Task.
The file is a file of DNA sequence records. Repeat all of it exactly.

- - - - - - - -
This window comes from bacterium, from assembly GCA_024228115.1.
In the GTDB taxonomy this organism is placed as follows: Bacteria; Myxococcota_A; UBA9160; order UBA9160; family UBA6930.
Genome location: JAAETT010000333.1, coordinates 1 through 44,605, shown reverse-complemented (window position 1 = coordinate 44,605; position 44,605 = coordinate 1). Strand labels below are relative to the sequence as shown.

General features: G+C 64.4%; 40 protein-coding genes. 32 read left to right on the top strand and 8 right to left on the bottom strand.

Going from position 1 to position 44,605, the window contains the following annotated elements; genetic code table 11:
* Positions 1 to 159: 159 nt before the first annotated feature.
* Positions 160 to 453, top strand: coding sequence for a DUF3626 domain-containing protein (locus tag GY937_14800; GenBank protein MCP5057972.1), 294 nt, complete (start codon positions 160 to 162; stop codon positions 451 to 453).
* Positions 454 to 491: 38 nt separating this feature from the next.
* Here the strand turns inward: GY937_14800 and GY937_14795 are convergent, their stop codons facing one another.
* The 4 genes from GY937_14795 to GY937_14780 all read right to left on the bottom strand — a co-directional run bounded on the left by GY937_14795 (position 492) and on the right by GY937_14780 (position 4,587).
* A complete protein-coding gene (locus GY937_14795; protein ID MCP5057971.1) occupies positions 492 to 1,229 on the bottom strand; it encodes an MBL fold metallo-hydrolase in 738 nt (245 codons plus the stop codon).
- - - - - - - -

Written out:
This window comes from bacterium, from assembly GCA_024228115.1.
In the GTDB taxonomy this organism is placed as follows: Bacteria; Myxococcota_A; UBA9160; order UBA9160; family UBA6930.
Genome location: JAAETT010000333.1, coordinates 1 through 44,605, shown reverse-complemented (window position 1 = coordinate 44,605; position 44,605 = coordinate 1). Strand labels below are relative to the sequence as shown.

General features: G+C 64.4%; 40 protein-coding genes. 32 read left to right on the top strand and 8 right to left on the bottom strand.

Going from position 1 to position 44,605, the window contains the following annotated elements; genetic code table 11:
* Positions 1 to 159: 159 nt before the first annotated feature.
* Positions 160 to 453, top strand: coding sequence for a DUF3626 domain-containing protein (locus tag GY937_14800; GenBank protein MCP5057972.1), 294 nt, complete (start codon positions 160 to 162; stop codon positions 451 to 453).
* Positions 454 to 491: 38 nt separating this feature from the next.
* Here the strand turns inward: GY937_14800 and GY937_14795 are convergent, their stop codons facing one another.
* The 4 genes from GY937_14795 to GY937_14780 all read right to left on the bottom strand — a co-directional run bounded on the left by GY937_14795 (position 492) and on the right by GY937_14780 (position 4,587).
* A complete protein-coding gene (locus GY937_14795; protein ID MCP5057971.1) occupies positions 492 to 1,229 on the bottom strand; it encodes an MBL fold metallo-hydrolase in 738 nt (245 codons plus the stop codon).